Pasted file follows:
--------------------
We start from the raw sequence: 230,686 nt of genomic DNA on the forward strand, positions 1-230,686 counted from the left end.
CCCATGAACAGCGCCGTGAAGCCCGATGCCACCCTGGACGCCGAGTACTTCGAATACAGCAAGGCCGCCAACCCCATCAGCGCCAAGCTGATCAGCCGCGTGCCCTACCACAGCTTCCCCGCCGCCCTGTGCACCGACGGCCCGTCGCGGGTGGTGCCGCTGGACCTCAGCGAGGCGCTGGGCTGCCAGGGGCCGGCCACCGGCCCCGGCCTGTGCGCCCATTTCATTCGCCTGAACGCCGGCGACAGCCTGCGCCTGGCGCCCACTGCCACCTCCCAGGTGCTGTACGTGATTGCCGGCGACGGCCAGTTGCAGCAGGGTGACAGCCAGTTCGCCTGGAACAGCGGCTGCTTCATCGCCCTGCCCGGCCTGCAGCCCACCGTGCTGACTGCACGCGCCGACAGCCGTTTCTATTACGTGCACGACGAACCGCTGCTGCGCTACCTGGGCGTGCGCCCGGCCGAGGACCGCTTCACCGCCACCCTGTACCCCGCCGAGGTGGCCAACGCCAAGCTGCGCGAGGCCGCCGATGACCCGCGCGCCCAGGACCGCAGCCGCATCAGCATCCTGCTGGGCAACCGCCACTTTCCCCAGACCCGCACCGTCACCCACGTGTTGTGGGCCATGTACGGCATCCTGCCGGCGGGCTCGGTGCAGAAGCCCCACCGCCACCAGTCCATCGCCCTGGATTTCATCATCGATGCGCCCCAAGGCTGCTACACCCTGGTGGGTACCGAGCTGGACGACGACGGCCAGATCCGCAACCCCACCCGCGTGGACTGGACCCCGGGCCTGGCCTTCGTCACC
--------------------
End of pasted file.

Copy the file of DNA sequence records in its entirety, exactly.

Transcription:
We start from the raw sequence: 230,686 nt of genomic DNA on the forward strand, positions 1-230,686 counted from the left end.
CCCATGAACAGCGCCGTGAAGCCCGATGCCACCCTGGACGCCGAGTACTTCGAATACAGCAAGGCCGCCAACCCCATCAGCGCCAAGCTGATCAGCCGCGTGCCCTACCACAGCTTCCCCGCCGCCCTGTGCACCGACGGCCCGTCGCGGGTGGTGCCGCTGGACCTCAGCGAGGCGCTGGGCTGCCAGGGGCCGGCCACCGGCCCCGGCCTGTGCGCCCATTTCATTCGCCTGAACGCCGGCGACAGCCTGCGCCTGGCGCCCACTGCCACCTCCCAGGTGCTGTACGTGATTGCCGGCGACGGCCAGTTGCAGCAGGGTGACAGCCAGTTCGCCTGGAACAGCGGCTGCTTCATCGCCCTGCCCGGCCTGCAGCCCACCGTGCTGACTGCACGCGCCGACAGCCGTTTCTATTACGTGCACGACGAACCGCTGCTGCGCTACCTGGGCGTGCGCCCGGCCGAGGACCGCTTCACCGCCACCCTGTACCCCGCCGAGGTGGCCAACGCCAAGCTGCGCGAGGCCGCCGATGACCCGCGCGCCCAGGACCGCAGCCGCATCAGCATCCTGCTGGGCAACCGCCACTTTCCCCAGACCCGCACCGTCACCCACGTGTTGTGGGCCATGTACGGCATCCTGCCGGCGGGCTCGGTGCAGAAGCCCCACCGCCACCAGTCCATCGCCCTGGATTTCATCATCGATGCGCCCCAAGGCTGCTACACCCTGGTGGGTACCGAGCTGGACGACGACGGCCAGATCCGCAACCCCACCCGCGTGGACTGGACCCCGGGCCTGGCCTTCGTCACC